Cooperative Research Units
Education, Research And Technical Assistance For Managing Our Natural Resources
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Functional Genomics of the Endangered Florida Panther

Duration

January 2011 - December 2017

Narrative

Goal: Correlate genetic diversity in genome with fitness traits in the Florida panther, evaluate the success of the Texas introduction as a function of purged detrimental variation vs. genetic swamping of Florida panther ancestry. Genome-wide association studies (GWASs) have been used to uncover the genetic basis of many adaptive and detrimental traits in human populations and represent a powerful tool for the proper conservation and management of endangered wildlife. This project involves genome sequence for trios of Florida mother, Texas father, and offspring. From the genomic data – genome-wide SNPs informative for adaptive and detrimental variation will be developed. SNPs are the marker of choice to detect selection at a larger scale and we intend to use this SNP array to then genotype the Texas puma population, the bottlenecked Florida panther population, and the current Florida panther population. In addition to identifying selection through our SNP array. Finally, we will perform a Bayesian population assignment analysis to determine the level of Texas genetic introgression in the Florida panther gene pool. Information derived from this study will be essential to optimize efforts for the management and conservation of the endangered Florida panther.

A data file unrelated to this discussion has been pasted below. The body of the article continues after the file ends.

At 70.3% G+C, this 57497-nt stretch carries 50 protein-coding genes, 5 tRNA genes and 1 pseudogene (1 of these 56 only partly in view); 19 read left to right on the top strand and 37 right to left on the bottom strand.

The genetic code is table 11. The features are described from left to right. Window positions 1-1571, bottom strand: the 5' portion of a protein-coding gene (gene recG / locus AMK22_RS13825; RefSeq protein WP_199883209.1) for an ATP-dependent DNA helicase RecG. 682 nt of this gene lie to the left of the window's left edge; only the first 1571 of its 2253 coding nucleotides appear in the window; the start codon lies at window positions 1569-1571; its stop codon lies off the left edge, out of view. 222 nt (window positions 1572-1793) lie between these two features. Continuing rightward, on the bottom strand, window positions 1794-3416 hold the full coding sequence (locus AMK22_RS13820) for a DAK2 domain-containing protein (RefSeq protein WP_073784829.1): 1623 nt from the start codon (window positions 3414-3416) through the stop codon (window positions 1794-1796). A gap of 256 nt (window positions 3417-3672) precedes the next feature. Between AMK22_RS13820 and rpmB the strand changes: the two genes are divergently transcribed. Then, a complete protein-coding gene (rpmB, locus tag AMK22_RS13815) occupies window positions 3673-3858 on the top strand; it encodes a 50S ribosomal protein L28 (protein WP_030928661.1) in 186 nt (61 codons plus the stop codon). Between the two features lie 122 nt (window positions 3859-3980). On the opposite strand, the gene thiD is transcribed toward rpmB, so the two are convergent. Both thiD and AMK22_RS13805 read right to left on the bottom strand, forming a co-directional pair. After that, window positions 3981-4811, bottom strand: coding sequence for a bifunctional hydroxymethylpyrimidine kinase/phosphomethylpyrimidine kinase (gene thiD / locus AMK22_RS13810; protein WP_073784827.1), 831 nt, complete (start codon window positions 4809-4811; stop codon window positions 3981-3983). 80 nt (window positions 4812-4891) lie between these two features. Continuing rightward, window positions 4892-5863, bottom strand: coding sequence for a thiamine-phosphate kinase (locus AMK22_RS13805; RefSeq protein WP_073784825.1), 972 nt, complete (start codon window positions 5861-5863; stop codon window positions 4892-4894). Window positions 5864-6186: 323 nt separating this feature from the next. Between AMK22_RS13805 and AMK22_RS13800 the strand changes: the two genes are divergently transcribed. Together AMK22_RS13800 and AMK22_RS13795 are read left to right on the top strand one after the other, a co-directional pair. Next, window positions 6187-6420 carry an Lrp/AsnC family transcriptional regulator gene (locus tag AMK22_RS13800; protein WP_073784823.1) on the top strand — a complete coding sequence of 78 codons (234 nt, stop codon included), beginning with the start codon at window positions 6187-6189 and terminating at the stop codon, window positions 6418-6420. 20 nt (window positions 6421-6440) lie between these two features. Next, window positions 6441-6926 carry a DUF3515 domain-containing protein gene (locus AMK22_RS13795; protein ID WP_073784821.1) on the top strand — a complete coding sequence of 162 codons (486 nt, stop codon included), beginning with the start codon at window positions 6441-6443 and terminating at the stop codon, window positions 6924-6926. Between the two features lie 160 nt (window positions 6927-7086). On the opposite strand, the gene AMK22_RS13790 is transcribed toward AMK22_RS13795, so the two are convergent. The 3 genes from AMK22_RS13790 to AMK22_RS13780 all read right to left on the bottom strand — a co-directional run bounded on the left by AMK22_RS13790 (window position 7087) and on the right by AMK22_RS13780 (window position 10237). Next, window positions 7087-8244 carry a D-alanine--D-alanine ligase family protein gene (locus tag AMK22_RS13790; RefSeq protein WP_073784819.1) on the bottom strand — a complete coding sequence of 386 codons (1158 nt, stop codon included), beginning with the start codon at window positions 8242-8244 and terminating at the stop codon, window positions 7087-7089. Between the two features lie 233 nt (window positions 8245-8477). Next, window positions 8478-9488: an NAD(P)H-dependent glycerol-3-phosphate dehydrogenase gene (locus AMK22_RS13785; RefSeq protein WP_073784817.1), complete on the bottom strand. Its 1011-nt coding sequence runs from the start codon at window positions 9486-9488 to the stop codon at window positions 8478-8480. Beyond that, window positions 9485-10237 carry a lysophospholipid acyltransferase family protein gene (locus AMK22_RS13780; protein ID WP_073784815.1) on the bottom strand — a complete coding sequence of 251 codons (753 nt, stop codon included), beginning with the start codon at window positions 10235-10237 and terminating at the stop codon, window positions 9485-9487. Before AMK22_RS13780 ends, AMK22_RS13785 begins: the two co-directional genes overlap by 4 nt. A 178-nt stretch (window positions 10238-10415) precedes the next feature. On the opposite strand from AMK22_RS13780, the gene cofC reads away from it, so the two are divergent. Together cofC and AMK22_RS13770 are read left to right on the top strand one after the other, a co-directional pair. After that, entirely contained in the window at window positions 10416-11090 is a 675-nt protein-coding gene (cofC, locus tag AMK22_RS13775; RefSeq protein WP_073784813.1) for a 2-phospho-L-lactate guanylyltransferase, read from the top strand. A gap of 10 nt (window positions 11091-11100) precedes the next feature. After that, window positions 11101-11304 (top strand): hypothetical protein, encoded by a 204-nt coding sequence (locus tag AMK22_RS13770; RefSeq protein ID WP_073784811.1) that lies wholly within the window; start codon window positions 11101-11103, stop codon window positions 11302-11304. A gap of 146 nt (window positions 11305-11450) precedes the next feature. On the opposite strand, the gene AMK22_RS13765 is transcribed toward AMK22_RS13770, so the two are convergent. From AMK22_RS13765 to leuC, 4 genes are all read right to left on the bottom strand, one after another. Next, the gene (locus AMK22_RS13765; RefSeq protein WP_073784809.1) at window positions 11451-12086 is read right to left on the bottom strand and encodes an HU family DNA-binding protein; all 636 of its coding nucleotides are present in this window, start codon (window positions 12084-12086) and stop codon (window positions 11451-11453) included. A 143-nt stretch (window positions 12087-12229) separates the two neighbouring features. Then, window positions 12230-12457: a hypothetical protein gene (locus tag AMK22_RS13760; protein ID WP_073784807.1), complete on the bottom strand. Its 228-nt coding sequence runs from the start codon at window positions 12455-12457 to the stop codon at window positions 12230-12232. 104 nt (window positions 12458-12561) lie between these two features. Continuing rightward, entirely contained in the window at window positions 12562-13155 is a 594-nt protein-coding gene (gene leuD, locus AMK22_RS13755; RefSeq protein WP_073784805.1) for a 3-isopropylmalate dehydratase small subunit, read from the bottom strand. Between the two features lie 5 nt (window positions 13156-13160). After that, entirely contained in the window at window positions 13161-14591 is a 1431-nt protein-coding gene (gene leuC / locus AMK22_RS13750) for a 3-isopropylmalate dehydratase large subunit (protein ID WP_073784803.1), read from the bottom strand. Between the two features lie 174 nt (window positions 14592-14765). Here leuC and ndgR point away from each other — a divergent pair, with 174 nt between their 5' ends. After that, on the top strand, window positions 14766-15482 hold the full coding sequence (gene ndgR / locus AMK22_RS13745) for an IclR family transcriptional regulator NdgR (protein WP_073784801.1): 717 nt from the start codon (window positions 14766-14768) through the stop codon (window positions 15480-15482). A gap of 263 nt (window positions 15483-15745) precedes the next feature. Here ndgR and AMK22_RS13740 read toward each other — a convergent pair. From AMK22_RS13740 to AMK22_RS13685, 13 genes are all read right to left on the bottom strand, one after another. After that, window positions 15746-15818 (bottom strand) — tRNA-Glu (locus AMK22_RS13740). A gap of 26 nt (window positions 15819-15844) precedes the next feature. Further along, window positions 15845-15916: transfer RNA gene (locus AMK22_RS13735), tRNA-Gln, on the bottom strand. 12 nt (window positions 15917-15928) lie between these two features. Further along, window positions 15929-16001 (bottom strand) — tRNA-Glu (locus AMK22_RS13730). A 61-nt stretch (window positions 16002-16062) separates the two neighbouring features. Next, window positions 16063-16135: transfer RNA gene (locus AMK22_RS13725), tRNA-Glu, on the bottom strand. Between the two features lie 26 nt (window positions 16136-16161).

Current Staff

Federal Staff: 102

Masters Students: 249

Phd Students: 163

Post Docs: 55

University Staff: 262

5 Year Summary

Students graduated: 709

Scientific Publications: 1955

Presentations: 4323

 

Personnel

Funding Agencies

  • Arizona Game & Fish Dept.

Links

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